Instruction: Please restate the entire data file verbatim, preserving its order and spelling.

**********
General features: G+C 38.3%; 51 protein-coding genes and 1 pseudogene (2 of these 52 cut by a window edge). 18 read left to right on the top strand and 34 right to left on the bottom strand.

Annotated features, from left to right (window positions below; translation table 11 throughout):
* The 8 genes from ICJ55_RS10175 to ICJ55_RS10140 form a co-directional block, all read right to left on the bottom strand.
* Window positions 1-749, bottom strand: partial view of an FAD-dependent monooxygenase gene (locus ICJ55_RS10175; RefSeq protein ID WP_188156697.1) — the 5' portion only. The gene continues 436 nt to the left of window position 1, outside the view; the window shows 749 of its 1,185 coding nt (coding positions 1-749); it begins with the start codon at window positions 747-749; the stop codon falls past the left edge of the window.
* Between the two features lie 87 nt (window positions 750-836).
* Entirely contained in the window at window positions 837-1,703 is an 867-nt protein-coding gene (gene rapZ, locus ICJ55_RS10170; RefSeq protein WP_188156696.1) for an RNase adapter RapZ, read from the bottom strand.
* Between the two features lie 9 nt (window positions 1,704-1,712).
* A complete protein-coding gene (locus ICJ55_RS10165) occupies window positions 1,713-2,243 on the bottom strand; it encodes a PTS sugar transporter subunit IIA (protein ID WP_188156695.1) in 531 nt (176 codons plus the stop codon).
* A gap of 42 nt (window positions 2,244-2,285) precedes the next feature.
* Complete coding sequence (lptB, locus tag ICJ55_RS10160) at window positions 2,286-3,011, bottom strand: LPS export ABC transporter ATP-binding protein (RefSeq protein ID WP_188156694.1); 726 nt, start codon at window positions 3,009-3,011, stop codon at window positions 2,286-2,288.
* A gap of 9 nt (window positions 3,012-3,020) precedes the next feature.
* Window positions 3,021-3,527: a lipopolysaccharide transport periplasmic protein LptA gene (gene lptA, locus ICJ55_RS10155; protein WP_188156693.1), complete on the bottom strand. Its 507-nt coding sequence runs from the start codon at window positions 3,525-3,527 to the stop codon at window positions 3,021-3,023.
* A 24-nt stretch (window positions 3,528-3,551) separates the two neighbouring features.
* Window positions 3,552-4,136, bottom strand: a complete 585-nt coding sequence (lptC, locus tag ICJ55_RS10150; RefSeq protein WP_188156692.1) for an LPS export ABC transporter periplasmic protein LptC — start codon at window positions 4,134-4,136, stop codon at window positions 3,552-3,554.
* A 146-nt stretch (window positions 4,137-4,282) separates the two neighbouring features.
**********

General features: G+C 38.3%; 51 protein-coding genes and 1 pseudogene (2 of these 52 cut by a window edge). 18 read left to right on the top strand and 34 right to left on the bottom strand.

Annotated features, from left to right (window positions below; translation table 11 throughout):
* The 8 genes from ICJ55_RS10175 to ICJ55_RS10140 form a co-directional block, all read right to left on the bottom strand.
* Window positions 1-749, bottom strand: partial view of an FAD-dependent monooxygenase gene (locus ICJ55_RS10175; RefSeq protein ID WP_188156697.1) — the 5' portion only. The gene continues 436 nt to the left of window position 1, outside the view; the window shows 749 of its 1,185 coding nt (coding positions 1-749); it begins with the start codon at window positions 747-749; the stop codon falls past the left edge of the window.
* Between the two features lie 87 nt (window positions 750-836).
* Entirely contained in the window at window positions 837-1,703 is an 867-nt protein-coding gene (gene rapZ, locus ICJ55_RS10170; RefSeq protein WP_188156696.1) for an RNase adapter RapZ, read from the bottom strand.
* Between the two features lie 9 nt (window positions 1,704-1,712).
* A complete protein-coding gene (locus ICJ55_RS10165) occupies window positions 1,713-2,243 on the bottom strand; it encodes a PTS sugar transporter subunit IIA (protein ID WP_188156695.1) in 531 nt (176 codons plus the stop codon).
* A gap of 42 nt (window positions 2,244-2,285) precedes the next feature.
* Complete coding sequence (lptB, locus tag ICJ55_RS10160) at window positions 2,286-3,011, bottom strand: LPS export ABC transporter ATP-binding protein (RefSeq protein ID WP_188156694.1); 726 nt, start codon at window positions 3,009-3,011, stop codon at window positions 2,286-2,288.
* A gap of 9 nt (window positions 3,012-3,020) precedes the next feature.
* Window positions 3,021-3,527: a lipopolysaccharide transport periplasmic protein LptA gene (gene lptA, locus ICJ55_RS10155; protein WP_188156693.1), complete on the bottom strand. Its 507-nt coding sequence runs from the start codon at window positions 3,525-3,527 to the stop codon at window positions 3,021-3,023.
* A 24-nt stretch (window positions 3,528-3,551) separates the two neighbouring features.
* Window positions 3,552-4,136, bottom strand: a complete 585-nt coding sequence (lptC, locus tag ICJ55_RS10150; RefSeq protein WP_188156692.1) for an LPS export ABC transporter periplasmic protein LptC — start codon at window positions 4,134-4,136, stop codon at window positions 3,552-3,554.
* A 146-nt stretch (window positions 4,137-4,282) separates the two neighbouring features.